Martha Boudreau is a long-standing leader in the Washington, DC, communications scene, having worked at top-five global PR firm FleishmanHillard for more than 17 years, latterly as president of the mid-Atlantic region and Latin America.
Boudreau departed Fleishman and joined AARP in 2014, where she leads the integrated communications and marketing function, providing leadership and strategic direction for overall awareness and brand positioning of the organization that advocates for adults older than 50 in the U.S.
What would your advice be for a young person entering PR in 2020?
Do not shy away from hard work. Learn from everyone around you — those who are more senior as well as junior. Learning from a variety of perspectives is the foundation of sound counsel.
Prioritize excellent writing because it’s essential for communicating clearly and effectively no matter the channel or the platform. Find an organization that shares your values and has a strong ethical underpinning. Get involved in professional organizations and events to drive your learning, expand your network and contribute to the profession.
PR is constantly changing, but it feels like we’re at a fundamental tipping point — what role should the industry play in government, society and business?
Public relations is an integral function within government, business and all public-facing organizations. However, gone are the days when access to information was the imperative.
Now there is so much information that determining the source and veracity is a priority for the public. Trust in institutions is low and the very fabric of our democracy is fraying based on the public’s skepticism about how to determine the "truth." Our industry must double down on its commitment to ethical standards.
How are the founding principles of PR relevant in today’s fast-moving and febrile communications environment?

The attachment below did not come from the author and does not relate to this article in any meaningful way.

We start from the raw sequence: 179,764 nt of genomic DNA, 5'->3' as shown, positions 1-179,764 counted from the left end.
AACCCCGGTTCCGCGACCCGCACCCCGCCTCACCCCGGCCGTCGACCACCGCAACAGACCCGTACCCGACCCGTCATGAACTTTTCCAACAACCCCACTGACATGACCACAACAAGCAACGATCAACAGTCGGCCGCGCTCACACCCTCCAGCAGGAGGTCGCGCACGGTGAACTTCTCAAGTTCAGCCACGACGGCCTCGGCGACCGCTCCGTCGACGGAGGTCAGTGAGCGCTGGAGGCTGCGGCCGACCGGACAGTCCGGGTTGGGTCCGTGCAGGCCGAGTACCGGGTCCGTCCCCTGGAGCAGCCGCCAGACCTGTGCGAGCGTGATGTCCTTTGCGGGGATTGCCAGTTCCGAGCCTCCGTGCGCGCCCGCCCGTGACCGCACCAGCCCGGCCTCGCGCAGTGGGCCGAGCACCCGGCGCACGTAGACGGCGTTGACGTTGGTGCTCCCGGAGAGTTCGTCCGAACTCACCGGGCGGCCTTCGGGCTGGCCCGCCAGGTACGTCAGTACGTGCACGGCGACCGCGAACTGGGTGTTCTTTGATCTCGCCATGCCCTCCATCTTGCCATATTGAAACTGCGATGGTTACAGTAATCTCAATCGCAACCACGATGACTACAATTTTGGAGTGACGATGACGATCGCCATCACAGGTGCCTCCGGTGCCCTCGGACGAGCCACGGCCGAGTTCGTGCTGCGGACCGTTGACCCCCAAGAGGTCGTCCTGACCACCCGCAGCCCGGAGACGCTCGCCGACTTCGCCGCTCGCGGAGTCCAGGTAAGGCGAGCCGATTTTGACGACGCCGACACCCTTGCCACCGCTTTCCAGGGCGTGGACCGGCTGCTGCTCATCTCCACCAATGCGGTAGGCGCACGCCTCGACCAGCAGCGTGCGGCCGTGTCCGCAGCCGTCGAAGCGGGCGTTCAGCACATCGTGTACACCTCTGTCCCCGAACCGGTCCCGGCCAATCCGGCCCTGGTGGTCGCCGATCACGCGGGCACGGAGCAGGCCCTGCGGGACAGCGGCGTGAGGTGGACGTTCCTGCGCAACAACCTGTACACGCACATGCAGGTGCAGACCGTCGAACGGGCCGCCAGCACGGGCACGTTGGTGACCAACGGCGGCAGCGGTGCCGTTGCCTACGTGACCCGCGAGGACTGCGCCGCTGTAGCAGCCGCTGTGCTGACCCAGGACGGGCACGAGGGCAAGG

Transparency, truth, access and responsibility to the public. In the midst of change and upheaval, these principles stand the test of time.
What keeps you excited about working in the PR industry?
The fast pace of change in technology and modes of communication requires agility and a deep well of intellectual curiosity to do our fundamental job: communicate clearly and effectively. I enjoy the dynamic nature of the profession, and the challenge of it requires expertise in specific channels, but more importantly it requires a mindset that embraces change and the courage to let go of what no longer works.
What is the biggest misconception about "older people"?
The biggest misconception is that "older people" are one single cohort. With 110 million people over the age of 50 and with 85-plus being the fastest-growing age group in the U.S., people are living longer, healthier and more vibrant lives than ever.
Thirty percent of people 65-plus are working, so the traditional notion of retirement hardly exists anymore. More than 80% of U.S. household wealth is controlled by people older than 50. The truth about "older people" is they are working, traveling, entertaining, socializing, using technology, consuming media and pursuing their dreams later into life than at any other time in history.
A better question might be, "Does old age exist anymore?" I think the answer is no.
How do you relax?
My go-to place is walking on the shores of the Chesapeake Bay with my Corgi and Shetland Sheepdog. However, in August you’ll find me relaxing on the north shore of Lake Erie sailing my Sunfish.
A good Cabernet Sauvignon unless it’s August, at which point I switch to margaritas.
Favorite band and album?
If I have to pick, I’d say at the top of the list would be Eric Clapton’s Slowhand along with Zac Brown’s You Get What You Give.
Which three people, living or dead, would you like to host at a dinner party?
Madeleine Albright, Abraham Lincoln, Rachel Carson.